Rise of Chinese-only prostitution catches Philippines by surprise
- Hundreds of Chinese sex workers and brothel managers rounded up in raids described by the authorities as a ‘new development’
- Rising vice cases are being linked to the online gambling companies that employ hundreds of thousands of often-undocumented Chinese workers
An NBI source who took part in one of the raids described the brothels – whose customers, prostitutes, managers and owners are all thought to come from mainland China – to This Week in Asia as a “new development”.
He said the managers were jailed and would be charged with human trafficking, “a non-bailable offence”, and that cases would be filed against the owners, who were not caught “because they are outside the country”.
The Chinese women, whom he described as “young, maybe 18 to 30 years”, were sent to shelters, their passports confiscated and referred to the immigration bureau. The customers were not arrested, but their passport details were also sent to the immigration bureau.
The source said several government agencies had been taking action against Chinese prostitution rings.
He described the brothel his team raided as a “huge” establishment that had a permit to operate as a karaoke bar.
“We didn’t know there was prostitution happening there,” he added, saying a tip-off had been received from Chinese and Filipino informants. “There were concerned Chinese nationals who came to us and told us, ‘you should check this out’,” he said.
LINK TO GAMBLING
The sudden proliferation of Chinese prostitution is tied to the explosive growth of Philippine offshore gaming operators, or Pogos, online gambling companies based in the Philippines that cater to players in China, where gambling is illegal.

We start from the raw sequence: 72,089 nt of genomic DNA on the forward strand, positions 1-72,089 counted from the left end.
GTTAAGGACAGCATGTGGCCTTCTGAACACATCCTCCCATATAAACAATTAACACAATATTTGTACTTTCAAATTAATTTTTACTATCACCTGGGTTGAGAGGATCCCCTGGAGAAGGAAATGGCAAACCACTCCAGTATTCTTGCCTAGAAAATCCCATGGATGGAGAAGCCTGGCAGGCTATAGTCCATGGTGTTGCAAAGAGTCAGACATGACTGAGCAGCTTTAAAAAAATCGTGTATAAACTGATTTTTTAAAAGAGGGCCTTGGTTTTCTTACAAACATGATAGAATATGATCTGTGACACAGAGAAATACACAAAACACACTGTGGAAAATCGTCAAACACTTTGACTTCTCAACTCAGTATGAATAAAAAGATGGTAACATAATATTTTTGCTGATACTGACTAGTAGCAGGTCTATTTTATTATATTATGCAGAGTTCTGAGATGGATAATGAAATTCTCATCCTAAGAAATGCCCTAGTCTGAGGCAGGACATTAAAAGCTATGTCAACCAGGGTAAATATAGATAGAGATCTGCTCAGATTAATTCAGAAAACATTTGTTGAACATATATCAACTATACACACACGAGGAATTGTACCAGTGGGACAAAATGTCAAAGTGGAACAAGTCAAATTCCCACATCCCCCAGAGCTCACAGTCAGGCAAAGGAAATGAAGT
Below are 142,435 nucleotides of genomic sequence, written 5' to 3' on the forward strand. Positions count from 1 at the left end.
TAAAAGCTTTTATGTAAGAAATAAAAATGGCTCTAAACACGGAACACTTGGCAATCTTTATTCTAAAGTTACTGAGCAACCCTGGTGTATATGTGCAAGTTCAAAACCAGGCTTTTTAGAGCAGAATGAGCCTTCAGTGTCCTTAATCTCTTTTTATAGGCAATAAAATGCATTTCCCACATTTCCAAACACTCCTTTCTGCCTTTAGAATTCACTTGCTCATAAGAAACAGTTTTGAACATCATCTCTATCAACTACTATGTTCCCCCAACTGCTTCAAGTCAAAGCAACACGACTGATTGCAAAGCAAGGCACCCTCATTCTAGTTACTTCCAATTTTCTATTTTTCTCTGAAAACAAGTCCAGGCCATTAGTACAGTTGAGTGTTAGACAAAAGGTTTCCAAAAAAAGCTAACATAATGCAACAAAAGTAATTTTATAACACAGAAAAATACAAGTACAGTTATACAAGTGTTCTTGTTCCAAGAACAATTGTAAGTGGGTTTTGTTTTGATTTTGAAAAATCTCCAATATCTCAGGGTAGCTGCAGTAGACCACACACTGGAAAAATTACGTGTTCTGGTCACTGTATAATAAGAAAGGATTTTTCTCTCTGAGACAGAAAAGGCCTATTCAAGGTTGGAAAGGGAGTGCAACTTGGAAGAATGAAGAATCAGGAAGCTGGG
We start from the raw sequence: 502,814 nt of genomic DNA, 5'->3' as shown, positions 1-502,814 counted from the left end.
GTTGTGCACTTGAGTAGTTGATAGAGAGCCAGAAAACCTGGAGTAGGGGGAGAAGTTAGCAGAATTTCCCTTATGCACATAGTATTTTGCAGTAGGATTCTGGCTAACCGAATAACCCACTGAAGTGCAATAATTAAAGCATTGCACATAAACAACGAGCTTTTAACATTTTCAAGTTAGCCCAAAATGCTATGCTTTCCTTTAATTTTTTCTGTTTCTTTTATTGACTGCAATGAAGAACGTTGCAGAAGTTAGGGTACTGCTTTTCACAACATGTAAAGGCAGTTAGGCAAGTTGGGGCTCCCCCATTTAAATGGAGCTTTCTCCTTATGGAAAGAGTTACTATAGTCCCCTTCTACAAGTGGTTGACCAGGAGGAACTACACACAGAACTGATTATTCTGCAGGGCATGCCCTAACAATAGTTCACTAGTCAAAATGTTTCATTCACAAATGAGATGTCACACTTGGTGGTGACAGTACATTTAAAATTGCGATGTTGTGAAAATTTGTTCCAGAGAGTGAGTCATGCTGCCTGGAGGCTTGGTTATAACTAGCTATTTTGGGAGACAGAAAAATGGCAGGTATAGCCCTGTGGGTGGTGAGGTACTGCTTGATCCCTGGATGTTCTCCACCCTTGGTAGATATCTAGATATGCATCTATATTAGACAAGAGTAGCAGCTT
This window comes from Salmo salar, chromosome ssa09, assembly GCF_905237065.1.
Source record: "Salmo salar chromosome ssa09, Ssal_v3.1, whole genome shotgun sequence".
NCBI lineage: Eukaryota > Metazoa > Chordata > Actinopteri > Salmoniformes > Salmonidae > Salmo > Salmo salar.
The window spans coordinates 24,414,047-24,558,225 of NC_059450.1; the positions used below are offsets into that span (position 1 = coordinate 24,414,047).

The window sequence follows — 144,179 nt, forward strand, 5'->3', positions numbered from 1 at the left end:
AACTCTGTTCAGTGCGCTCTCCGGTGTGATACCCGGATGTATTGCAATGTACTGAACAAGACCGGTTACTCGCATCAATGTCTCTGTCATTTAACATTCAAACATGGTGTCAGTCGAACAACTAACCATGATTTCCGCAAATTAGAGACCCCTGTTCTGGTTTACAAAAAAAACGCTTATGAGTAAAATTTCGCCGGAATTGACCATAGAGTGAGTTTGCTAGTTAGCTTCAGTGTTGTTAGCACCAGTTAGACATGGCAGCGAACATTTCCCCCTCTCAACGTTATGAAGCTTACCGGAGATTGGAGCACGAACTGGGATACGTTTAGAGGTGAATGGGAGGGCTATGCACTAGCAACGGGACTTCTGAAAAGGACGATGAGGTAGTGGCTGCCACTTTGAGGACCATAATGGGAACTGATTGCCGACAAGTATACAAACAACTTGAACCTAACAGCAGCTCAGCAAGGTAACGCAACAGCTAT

Not only does the government appear to be struggling to control the industry, but officials have also been caught unprepared by the knock-on effects the Pogos are having. Alongside the companies, hundreds of thousands of Chinese citizens have streamed into the Philippines seeking employment with them, many as undocumented workers.
“Prostitution is increasing because the increasing number of [Pogo] workers … require this kind of service,” said Teresita Ang-See, chair of the anti-crime group Movement for the Restoration of Peace and Order.
Ang-See said many of the sex workers were themselves victims of the illegal gambling trade. “They’re enticed to gamble, they lose a lot of money, then they’re forced to turn in their passports and become prostitutes [to pay their debts].”
She said her group had talked to the family of a Chinese woman in Manila who tried to kill herself “because she lost money and was being forced into prostitution”.
Some of the Chinese sex rings in the Philippines use WeChat to advertise their services.
One price list, sent to This Week in Asia by a source, offers “Chinese and Vietnamese beauties” at a plush high-rise condominium complex in the Makati district.
A 60-minute session is priced at 12,000 Philippine pesos (US$240), while a “package night” goes for 28,000 pesos. Two Philippine mobile phone numbers are provided.
The source said one advertisement offered the “services” of a virgin for three months for one million pesos.
Some adverts also feature Russian and Czech women.
Sex is not the only service on offer. Some adverts offer to help Chinese customers with other problems they might encounter in the Philippines: a Chinese person detained at the airport can be released for 50,000 pesos; a Chinese national on an immigration blacklist can allegedly be removed from the list for 200,000 pesos “depending on the case”, while “facilitation agents” at the airport offer arriving Chinese nationals help in “breezing through immigration”.
“There’s a fee for everything, one advert offers a Philippine passport. There’s even a ‘court facilitation’ fee in case a Chinese national is caught,” said the source, who provided the adverts.
The Philippine authorities only learned of the use of WeChat, WeChat Wallet and QR codes after the recent raids on brothels.
Brigadier-General Dennis Agustin, head of the Philippine National Police Cyber Fraud Division, said a “China desk” would soon be set up to help Philippine police address the rising number of crimes involving Chinese nationals.
Ang-See said that “the tentacles [of Chinese crime] are reaching everywhere because of the illegal aliens, the majority of whom are in the Pogos”. ■